Two of the newest faculty members in the Department of Informatics were recently awarded grants from the National Science Foundation (NSF). The NSF’s Computer and Information Science and Engineering (CISE) Research Initiation Initiative (CRII) aims to help beginning investigators establish their research programs. Daniel Epstein and Stacy Branham, both of whom joined the Donald Bren School of Information and Computer Sciences (ICS) as assistant professors in Fall 2018, each received $175,000 to fund their proposed research. Epstein’s work supports food journaling, while Branham’s focuses on improving children’s literacy skills. Both awards fall under the NSF’s Cyber-Human Systems (CHS) program, demonstrating ICS’s continued excellence in human-computer interaction research.
For the past two summers, Informatics Ph.D. student Samantha McDonald has been going to Washington, D.C., to work with different congressional nonprofits, learning what role technology can play in improving communication with constituents. “From my studies, I’ve found that the primary technology inside Congress right now is databases called CRMs, or constituent relations management systems,” says McDonald. CRMs can monitor the number of people calling and the issues discussed, but they don’t create substantive engagement. “They’re taking the temperature of the district, seeing if people are getting heated up about certain topics,” she explains, “so it’s more of a way to track emotions than to engage constituents [and] recognize them as legitimate actors in policymaking.”
Participants of the recent “Datafication and Community Activism” workshop, hosted by Roderic Crooks, propose that the consequences of datafication demand new approaches to research and collective action.
Read the full story at Medium.
Gillian Hayes experienced a migratory life growing up, as her parents would move the family from state to state pursuing careers in academia at universities. After landing in Athens, Georgia, she discovered her talent for the Science-Technology-Engineering-Math (STEM) field. And, as her own academic career began to unfold, Hayes eventually found herself with a fateful internship at the National Institutes of Health’s AIDS laboratory that helped define her future when her cultures grew mold and didn’t yield the results they needed.
Read the full story on the UCI News Applied Innovation website.
For Matthew Knutson and Amanda Cullen of UC Irvine, preventing toxicity in games begins with being prepared. The pair represented UCI’s esports program at GDC, and their half of the Diversity and Inclusion in Esports panel outlined their efforts to cultivate a welcoming environment.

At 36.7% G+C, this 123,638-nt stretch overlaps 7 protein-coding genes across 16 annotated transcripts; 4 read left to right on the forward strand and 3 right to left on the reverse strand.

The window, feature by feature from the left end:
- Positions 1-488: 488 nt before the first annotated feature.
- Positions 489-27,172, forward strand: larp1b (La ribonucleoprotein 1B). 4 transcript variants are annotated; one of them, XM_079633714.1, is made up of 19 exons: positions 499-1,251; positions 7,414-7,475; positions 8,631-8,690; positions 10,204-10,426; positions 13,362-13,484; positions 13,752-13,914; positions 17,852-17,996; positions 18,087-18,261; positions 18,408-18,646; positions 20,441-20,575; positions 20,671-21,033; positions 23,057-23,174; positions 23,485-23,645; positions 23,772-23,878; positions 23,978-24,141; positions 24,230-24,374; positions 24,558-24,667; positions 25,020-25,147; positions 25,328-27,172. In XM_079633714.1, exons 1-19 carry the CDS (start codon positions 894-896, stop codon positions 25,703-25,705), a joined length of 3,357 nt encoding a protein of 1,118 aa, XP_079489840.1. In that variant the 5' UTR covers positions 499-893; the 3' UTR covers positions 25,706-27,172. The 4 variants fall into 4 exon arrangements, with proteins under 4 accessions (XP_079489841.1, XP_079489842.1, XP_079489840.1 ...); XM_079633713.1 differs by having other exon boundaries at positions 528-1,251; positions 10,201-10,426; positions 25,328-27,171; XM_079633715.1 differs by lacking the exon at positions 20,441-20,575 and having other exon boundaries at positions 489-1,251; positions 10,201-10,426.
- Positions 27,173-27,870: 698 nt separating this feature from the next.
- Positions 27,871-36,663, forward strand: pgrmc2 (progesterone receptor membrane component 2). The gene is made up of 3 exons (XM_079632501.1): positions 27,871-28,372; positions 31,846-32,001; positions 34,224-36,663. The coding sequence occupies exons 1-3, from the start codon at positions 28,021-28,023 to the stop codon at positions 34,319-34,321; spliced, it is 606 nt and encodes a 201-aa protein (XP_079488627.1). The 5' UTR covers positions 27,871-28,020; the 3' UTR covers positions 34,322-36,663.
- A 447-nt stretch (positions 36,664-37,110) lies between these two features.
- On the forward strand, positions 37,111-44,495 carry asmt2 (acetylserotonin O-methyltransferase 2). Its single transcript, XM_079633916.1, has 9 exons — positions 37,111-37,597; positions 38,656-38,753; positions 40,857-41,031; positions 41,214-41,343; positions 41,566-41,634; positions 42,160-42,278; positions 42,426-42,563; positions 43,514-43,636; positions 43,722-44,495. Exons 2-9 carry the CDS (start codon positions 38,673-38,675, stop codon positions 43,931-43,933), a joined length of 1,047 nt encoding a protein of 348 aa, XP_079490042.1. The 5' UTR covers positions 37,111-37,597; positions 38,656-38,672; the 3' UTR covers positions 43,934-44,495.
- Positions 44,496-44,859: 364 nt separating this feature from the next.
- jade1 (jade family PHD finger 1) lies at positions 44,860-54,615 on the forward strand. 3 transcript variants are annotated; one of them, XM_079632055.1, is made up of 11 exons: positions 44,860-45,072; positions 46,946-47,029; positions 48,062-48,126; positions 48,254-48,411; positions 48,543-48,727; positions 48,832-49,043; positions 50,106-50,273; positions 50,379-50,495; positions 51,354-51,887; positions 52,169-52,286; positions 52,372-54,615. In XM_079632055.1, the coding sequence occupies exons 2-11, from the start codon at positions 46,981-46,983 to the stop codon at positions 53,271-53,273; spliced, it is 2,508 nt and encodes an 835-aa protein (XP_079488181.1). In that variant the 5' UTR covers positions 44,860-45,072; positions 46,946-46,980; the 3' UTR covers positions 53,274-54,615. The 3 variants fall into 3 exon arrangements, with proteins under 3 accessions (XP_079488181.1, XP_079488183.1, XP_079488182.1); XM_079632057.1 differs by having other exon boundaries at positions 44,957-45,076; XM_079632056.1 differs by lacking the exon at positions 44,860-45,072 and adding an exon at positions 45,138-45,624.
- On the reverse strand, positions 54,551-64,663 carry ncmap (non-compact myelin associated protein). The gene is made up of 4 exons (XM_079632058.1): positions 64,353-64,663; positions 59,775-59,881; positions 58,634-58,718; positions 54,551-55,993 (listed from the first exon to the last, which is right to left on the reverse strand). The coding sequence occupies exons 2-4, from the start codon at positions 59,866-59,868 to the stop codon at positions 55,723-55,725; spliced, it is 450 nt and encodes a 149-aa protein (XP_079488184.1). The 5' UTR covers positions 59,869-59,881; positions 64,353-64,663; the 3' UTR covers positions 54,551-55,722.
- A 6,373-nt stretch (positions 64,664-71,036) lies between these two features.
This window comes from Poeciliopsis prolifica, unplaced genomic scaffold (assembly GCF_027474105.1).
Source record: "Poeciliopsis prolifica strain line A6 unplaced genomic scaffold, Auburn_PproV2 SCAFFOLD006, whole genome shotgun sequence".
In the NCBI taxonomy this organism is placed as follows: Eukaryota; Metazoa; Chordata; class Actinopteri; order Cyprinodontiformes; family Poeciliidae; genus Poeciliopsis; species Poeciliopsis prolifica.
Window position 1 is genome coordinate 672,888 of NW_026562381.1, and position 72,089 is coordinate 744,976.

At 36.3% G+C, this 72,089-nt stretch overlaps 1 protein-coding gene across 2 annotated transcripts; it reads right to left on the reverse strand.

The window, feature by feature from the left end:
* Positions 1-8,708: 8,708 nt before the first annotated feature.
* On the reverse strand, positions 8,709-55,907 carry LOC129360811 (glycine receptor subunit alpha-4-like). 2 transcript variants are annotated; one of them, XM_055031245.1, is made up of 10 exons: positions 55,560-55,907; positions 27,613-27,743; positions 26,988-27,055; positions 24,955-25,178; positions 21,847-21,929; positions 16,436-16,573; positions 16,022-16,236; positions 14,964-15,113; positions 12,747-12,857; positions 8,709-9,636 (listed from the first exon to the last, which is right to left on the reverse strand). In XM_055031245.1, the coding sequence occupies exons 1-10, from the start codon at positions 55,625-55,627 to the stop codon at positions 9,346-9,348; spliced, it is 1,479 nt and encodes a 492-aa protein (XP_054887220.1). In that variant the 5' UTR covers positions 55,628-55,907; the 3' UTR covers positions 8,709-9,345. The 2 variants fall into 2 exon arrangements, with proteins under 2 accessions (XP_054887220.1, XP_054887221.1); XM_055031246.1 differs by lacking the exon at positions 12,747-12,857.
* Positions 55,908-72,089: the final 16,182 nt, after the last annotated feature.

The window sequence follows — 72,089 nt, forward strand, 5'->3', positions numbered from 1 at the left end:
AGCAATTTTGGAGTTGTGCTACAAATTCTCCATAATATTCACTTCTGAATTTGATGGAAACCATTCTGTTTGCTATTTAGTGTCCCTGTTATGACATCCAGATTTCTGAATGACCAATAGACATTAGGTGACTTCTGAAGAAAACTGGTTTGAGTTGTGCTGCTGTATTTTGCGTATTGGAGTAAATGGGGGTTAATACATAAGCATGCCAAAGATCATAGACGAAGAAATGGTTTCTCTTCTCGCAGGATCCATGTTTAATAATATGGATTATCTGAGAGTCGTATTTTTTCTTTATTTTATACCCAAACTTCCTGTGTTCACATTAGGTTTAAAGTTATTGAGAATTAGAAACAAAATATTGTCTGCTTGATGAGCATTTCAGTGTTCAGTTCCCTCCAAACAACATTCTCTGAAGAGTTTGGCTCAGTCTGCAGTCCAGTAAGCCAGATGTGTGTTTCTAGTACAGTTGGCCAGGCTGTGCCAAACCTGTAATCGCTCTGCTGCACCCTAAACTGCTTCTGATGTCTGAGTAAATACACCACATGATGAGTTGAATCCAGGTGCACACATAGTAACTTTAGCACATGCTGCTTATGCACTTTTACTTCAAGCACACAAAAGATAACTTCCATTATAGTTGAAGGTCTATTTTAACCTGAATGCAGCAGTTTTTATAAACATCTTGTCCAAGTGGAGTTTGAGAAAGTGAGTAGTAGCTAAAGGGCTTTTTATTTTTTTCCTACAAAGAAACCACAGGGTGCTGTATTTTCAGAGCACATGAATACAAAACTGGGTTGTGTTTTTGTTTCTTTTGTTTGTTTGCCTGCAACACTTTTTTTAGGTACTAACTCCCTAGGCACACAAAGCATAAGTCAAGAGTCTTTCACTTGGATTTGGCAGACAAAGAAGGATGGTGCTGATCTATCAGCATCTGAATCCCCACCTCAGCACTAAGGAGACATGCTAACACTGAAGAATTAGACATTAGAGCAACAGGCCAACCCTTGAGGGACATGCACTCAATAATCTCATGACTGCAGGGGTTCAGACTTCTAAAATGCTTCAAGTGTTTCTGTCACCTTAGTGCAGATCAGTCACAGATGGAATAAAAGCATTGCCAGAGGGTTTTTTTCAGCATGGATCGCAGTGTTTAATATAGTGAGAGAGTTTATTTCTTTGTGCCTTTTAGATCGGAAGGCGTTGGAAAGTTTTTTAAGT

Read the full story at Variety.
Despite the field’s rapid growth in the past few years, academic research on the subject of esports is rare. The UCI Esports Lab’s aim, according to their website, is to “understand and enrich esports” through their student research. The faculty and graduate students there focus their study on methods to optimize esports teams, and they apply their findings to educational spaces like the North America Scholastic Esports Federation (NASEF). Such research often involves how players function in teams, particularly when they need to communicate and work together.
This article focuses on Maria J. Anderson-Coto, a first-year doctorate student at the Esports Lab. Her research topics include player performance, retirement in esports, and gender inclusion. More information, including contacts, can be found at https://www.uciesportslab.org/
Read the full story at the UCI Esports website.
On Friday, March 8, at 9:30 a.m. in Donald Bren Hall 2011, Yeshimabet Milner, founder of Data for Black Lives, will be giving a talk, “Abolish Big Data.” The talk, which is open to the public, kicks off a two-day workshop, “Datafication and Community Activism: Redrawing the Boundaries of Research,” hosted by Informatics Professor Roderic Crooks in collaboration with Milner. The rest of the workshop, by invitation only, will bring together a diverse group of activists and academics.
When Erin Bradner ’01 was first introduced to human-computer interaction and artificial intelligence as an undergrad at UC San Diego, she was intrigued by the concept of neural networks. “Why wouldn’t we mimic the circuitry of the human mind to make software smarter?” This intrigue followed her into the workforce and ultimately led her to UCI, where she earned her M.S. and Ph.D. in Information & Computer Science (ICS). Now, as director of robotics at Autodesk, where she co-founded the Generative Design initiative, she is constantly exploring how technology can “amplify human creativity.” Here, she talks about everything from digital design tools and robots in the workplace to her need to “reverse-engineer” her induction into the ICS Hall of Fame.